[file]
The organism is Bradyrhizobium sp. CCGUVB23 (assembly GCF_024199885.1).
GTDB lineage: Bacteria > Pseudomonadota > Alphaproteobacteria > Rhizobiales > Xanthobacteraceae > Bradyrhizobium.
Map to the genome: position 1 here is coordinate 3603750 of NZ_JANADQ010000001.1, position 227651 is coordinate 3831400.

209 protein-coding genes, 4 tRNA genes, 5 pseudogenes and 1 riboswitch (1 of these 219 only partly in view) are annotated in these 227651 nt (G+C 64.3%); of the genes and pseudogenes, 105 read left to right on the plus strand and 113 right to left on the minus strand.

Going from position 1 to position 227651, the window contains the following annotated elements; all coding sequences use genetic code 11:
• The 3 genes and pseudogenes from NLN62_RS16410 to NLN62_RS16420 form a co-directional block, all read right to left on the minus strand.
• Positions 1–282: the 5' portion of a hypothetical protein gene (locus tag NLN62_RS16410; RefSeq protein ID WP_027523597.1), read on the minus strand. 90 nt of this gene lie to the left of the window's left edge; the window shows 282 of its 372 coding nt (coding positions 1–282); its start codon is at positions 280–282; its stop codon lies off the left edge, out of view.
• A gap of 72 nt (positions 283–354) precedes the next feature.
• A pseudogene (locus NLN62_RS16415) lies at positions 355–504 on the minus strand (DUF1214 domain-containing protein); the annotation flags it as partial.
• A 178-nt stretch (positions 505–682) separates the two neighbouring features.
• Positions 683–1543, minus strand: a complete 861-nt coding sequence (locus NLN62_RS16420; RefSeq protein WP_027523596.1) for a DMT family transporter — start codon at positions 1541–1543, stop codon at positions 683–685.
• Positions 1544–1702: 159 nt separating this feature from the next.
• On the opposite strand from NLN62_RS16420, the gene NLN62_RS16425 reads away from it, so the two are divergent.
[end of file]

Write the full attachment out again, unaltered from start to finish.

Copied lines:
The organism is Bradyrhizobium sp. CCGUVB23 (assembly GCF_024199885.1).
GTDB lineage: Bacteria > Pseudomonadota > Alphaproteobacteria > Rhizobiales > Xanthobacteraceae > Bradyrhizobium.
Map to the genome: position 1 here is coordinate 3603750 of NZ_JANADQ010000001.1, position 227651 is coordinate 3831400.

209 protein-coding genes, 4 tRNA genes, 5 pseudogenes and 1 riboswitch (1 of these 219 only partly in view) are annotated in these 227651 nt (G+C 64.3%); of the genes and pseudogenes, 105 read left to right on the plus strand and 113 right to left on the minus strand.

Going from position 1 to position 227651, the window contains the following annotated elements; all coding sequences use genetic code 11:
• The 3 genes and pseudogenes from NLN62_RS16410 to NLN62_RS16420 form a co-directional block, all read right to left on the minus strand.
• Positions 1–282: the 5' portion of a hypothetical protein gene (locus tag NLN62_RS16410; RefSeq protein ID WP_027523597.1), read on the minus strand. 90 nt of this gene lie to the left of the window's left edge; the window shows 282 of its 372 coding nt (coding positions 1–282); its start codon is at positions 280–282; its stop codon lies off the left edge, out of view.
• A gap of 72 nt (positions 283–354) precedes the next feature.
• A pseudogene (locus NLN62_RS16415) lies at positions 355–504 on the minus strand (DUF1214 domain-containing protein); the annotation flags it as partial.
• A 178-nt stretch (positions 505–682) separates the two neighbouring features.
• Positions 683–1543, minus strand: a complete 861-nt coding sequence (locus NLN62_RS16420; RefSeq protein WP_027523596.1) for a DMT family transporter — start codon at positions 1541–1543, stop codon at positions 683–685.
• Positions 1544–1702: 159 nt separating this feature from the next.
• On the opposite strand from NLN62_RS16420, the gene NLN62_RS16425 reads away from it, so the two are divergent.